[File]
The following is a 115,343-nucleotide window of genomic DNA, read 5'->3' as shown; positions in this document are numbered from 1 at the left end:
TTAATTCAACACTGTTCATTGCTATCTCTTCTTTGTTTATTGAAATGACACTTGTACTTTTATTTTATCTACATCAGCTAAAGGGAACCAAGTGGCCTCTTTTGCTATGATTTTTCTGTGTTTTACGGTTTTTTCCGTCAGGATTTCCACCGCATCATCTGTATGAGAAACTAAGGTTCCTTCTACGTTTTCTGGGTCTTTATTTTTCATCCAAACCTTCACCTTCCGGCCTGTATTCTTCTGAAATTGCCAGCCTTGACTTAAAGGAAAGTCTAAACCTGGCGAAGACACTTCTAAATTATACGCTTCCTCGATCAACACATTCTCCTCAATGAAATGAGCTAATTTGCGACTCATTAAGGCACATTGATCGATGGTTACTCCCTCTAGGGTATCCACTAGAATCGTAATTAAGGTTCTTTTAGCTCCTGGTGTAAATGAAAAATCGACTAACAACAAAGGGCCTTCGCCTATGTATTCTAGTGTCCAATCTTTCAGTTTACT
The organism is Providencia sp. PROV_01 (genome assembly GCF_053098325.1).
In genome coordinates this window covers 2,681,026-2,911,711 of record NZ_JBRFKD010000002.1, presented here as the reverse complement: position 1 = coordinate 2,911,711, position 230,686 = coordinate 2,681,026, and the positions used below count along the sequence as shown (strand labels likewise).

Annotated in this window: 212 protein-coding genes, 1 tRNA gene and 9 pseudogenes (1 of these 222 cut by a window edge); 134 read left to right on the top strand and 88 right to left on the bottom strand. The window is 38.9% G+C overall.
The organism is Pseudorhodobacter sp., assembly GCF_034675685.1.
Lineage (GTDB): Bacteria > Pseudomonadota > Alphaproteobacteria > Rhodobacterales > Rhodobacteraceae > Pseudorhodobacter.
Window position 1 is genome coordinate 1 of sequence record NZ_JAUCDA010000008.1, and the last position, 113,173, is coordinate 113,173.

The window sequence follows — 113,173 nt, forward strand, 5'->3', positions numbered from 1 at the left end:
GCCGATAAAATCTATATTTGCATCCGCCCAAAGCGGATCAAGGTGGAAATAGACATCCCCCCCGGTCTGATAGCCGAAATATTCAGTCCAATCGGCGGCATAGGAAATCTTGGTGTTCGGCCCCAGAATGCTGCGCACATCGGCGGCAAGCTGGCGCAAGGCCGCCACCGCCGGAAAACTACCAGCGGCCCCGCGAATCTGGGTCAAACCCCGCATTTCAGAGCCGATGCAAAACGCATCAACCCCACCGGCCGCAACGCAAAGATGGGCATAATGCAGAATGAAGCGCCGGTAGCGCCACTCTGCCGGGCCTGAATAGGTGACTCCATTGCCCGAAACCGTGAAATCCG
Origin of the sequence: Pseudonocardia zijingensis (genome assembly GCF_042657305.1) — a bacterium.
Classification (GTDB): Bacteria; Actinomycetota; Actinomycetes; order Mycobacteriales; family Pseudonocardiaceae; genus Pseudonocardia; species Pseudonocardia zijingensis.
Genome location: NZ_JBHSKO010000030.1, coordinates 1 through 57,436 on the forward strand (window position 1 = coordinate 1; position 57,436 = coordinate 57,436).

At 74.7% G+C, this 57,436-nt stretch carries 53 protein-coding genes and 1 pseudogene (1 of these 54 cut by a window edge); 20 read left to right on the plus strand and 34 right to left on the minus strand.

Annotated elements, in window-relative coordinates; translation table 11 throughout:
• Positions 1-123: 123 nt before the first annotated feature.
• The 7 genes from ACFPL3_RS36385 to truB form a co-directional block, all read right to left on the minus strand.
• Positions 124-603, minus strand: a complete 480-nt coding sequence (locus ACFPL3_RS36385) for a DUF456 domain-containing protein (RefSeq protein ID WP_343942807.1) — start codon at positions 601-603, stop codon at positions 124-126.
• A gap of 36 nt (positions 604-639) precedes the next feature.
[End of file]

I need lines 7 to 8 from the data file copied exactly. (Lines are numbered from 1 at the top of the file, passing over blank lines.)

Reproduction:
Lineage (GTDB): Bacteria > Pseudomonadota > Alphaproteobacteria > Rhodobacterales > Rhodobacteraceae > Pseudorhodobacter.
Window position 1 is genome coordinate 1 of sequence record NZ_JAUCDA010000008.1, and the last position, 113,173, is coordinate 113,173.